Buoyant Things

“You’ve got the wrong guy!” he shouted, dazed and confused. Again they whacked him, the smack of the metal bat agonizing against his bare shoulder. He made to stifle a shriek, but it escaped his mouth like the whistle of a kettle. The black cloth sack went over his head for a third and final time.

From the sack came the insistent muffled voice, strewn with pain and panic. “You’ve got the wrong guy!!!” the voice pleaded.

At that last word, a heavy brown leather shoe found it’s footing against the naked back of the captive man, and with a swift motion sent him hurling into the unforgiving bay. He disappeared into the deep green darkness, the shackles around his feet pulling the weight of his legs over his head as he hit the water.

“That’ll teach him to mess with Mama Lei.”

Hugo was a painter who liked small boats and sea birds to feature in his work. He valued buoyant, placid things that wouldn’t overwhelm the vast beauty of the ocean but still had something to offer in its presence. A massive, flashy sailboat would sure lose the message, a creaky wooden ship could only sink the whole work. The ocean can speak for itself, Hugo thought, and a bird or modest vessel does just enough to pepper some flavor into that conversation.

Hugo walked past Green Bay every day on the way to his studio at exactly 5:45 AM. He carried a large burlap bag containing his canvas, his case of watercolor paints and his brushes, slung over his shoulder. He stopped and scanned the horizon at 5:47 for a few moments or less, depending on the weather. He walked at a comfortable, even pace for two more blocks before turning right by the Stevenson Cannery. By 6:00 AM each day, he had turned the lock on the door of his studio like clockwork and entered the realm of his creative mind.

It had been weeks since Hugo had completed a painting he was truly satisfied with. He had scrapped his most recent attempt to paint a pelican landing gracefully over the water. To be exact, he had scrapped such an attempt eleven separate times. On September 2nd, 2003 at 5:40 AM Hugo was hot on the trail of a new painting as he trundled along on his daily walk to the studio. He could still taste the butter from his morning pastry lingering on his top lip, and he thought of the ocean. The day was foggy, warm and gray. It was the perfect beacon of inspiration for a new work of art. He smiled to himself and the bounce in his step felt electric.

At 5:45 Hugo’s feet brought him to an automatic stop at his favorite lookout point on the bay. A piece of the metal barrier had been removed from this outcropping years before and had never been replaced. Water churned at the wall there with envy of that mass of land that kept it at bay. On especially stormy days, it got a taste of rebellion as it sent a wave over onto the street, before pulling itself back in with slippery restraint. Hugo stood there at 5:45 AM on September 2nd, 2003, gazing out at this unfenced view of the water and gasping suddenly.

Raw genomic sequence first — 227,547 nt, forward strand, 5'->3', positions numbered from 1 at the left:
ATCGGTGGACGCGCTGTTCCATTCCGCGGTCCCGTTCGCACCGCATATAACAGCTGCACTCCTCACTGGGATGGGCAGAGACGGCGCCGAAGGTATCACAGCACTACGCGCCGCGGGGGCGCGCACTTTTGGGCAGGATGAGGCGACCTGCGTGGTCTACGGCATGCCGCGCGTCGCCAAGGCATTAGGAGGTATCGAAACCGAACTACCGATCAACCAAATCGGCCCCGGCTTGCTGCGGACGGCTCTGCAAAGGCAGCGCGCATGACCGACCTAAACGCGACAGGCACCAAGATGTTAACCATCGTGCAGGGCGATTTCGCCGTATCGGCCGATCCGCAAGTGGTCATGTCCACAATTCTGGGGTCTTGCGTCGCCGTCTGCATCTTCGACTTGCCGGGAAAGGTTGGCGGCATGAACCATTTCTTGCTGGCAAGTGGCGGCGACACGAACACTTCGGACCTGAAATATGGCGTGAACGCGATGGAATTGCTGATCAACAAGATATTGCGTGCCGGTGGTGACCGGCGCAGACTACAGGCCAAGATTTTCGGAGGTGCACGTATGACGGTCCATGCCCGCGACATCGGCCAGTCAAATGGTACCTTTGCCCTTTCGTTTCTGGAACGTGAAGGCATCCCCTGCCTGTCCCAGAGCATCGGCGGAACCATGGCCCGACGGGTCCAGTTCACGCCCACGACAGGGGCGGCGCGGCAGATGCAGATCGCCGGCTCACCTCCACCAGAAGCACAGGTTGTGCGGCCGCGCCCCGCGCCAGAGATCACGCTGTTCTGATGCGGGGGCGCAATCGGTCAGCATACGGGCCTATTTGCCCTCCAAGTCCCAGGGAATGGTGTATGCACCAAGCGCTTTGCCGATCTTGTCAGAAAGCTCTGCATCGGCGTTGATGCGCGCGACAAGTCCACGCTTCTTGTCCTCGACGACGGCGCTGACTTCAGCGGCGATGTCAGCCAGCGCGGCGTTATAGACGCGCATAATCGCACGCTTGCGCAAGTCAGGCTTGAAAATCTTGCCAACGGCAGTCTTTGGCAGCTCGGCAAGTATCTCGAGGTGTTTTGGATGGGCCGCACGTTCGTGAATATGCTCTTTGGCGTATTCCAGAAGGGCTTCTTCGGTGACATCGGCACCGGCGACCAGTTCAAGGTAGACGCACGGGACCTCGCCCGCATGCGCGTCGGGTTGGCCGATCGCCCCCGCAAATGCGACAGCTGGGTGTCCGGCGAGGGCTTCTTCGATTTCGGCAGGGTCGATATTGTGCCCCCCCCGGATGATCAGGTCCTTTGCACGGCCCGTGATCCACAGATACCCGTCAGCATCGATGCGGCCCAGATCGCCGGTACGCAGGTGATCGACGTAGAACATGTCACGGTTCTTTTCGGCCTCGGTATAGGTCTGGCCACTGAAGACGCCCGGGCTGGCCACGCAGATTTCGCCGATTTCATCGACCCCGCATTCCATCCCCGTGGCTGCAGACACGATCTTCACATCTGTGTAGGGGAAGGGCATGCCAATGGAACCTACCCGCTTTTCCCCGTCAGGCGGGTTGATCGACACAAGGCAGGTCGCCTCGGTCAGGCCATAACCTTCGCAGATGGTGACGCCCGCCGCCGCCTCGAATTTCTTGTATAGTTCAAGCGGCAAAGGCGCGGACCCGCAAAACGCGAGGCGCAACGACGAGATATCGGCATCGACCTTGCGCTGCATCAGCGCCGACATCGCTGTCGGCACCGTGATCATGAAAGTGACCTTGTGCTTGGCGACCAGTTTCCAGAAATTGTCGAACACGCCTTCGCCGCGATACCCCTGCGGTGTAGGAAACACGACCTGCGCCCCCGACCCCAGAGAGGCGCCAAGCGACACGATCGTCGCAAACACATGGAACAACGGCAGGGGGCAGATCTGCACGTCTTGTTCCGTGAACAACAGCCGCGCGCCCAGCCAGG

There, about 6 yards out in front of him, a shape bobbed rhythmically over the waves. The shape was unmistakably a young man, and unmistakably a dead one. A mist hung solemnly over the whole terrible thing, yet it seemed somehow respectful of both the shape and the surface of the water as it strayed no further than they would allow. It was like a dream. A frantic, dizzy feeling swept over Hugo. “I have to paint this,” he thought to himself. He glanced quickly to his right, his left, and behind him. No one. The morality of his action could be grappled with later - a vision was at stake.

Hugo threw his bag over his shoulder and onto the ground. As he began to fight with the clasp of his bag, a beam of yellow light hit him in the face. He glanced up and squinted, using one hand to shield him from the glare. To his dismay, a large boat had emerged from the mist and was steadily and silently approaching him, narrowly missing the floating body as it came to greet him. A surly-looking man with two scrawny, serious companions on either side of him was standing on its deck. As the boat pulled up to where Hugo crouched with his bag on the ground, the man jumped and landed directly in front of him. His two cronies followed suit and the man snatched Hugo upright by the scruff of his collar.

“Thought you could get away with it, did you? Mama Lei had you within an inch of our sight the moment you left the island.”

“I-I don’t know what you mean? What island?” whimpered Hugo.

“WHAT ISLAND?!” bellowed the raging man, seemingly offended. “You thought you could drown her intended and end up unpunished, did you?! There he is, floating lifeless…MAN, Mama Lei is devastated.” He gestured with a wild swing of his arm to the dead body in the bay. “You thought you’d take his place and move up the ladder? That right? Well as it turns out, its up to me, and I’d say we ought to make it even.”

Hugo opened his mouth to protest the absurdity and was simultaneously met with a smack against the stomach by a hunk of metal produced by one of the skinny companions. The man dropped Hugo and he doubled over, groaning in pain. As he did so the other skinny, frightening man clasped shackles over his legs.

“No one messes with Mama Lei, fool.” The man who spoke threw a sack over Hugo’s head and slung the unfortunate painter over his shoulder with one single, nimble motion. The crew returned to the ship as quickly as they had come. As the ship was swallowed into the fog, Hugo wailed out fruitlessly “but you’ve got the wrong guy!” The body in the water bobbed in sympathy.

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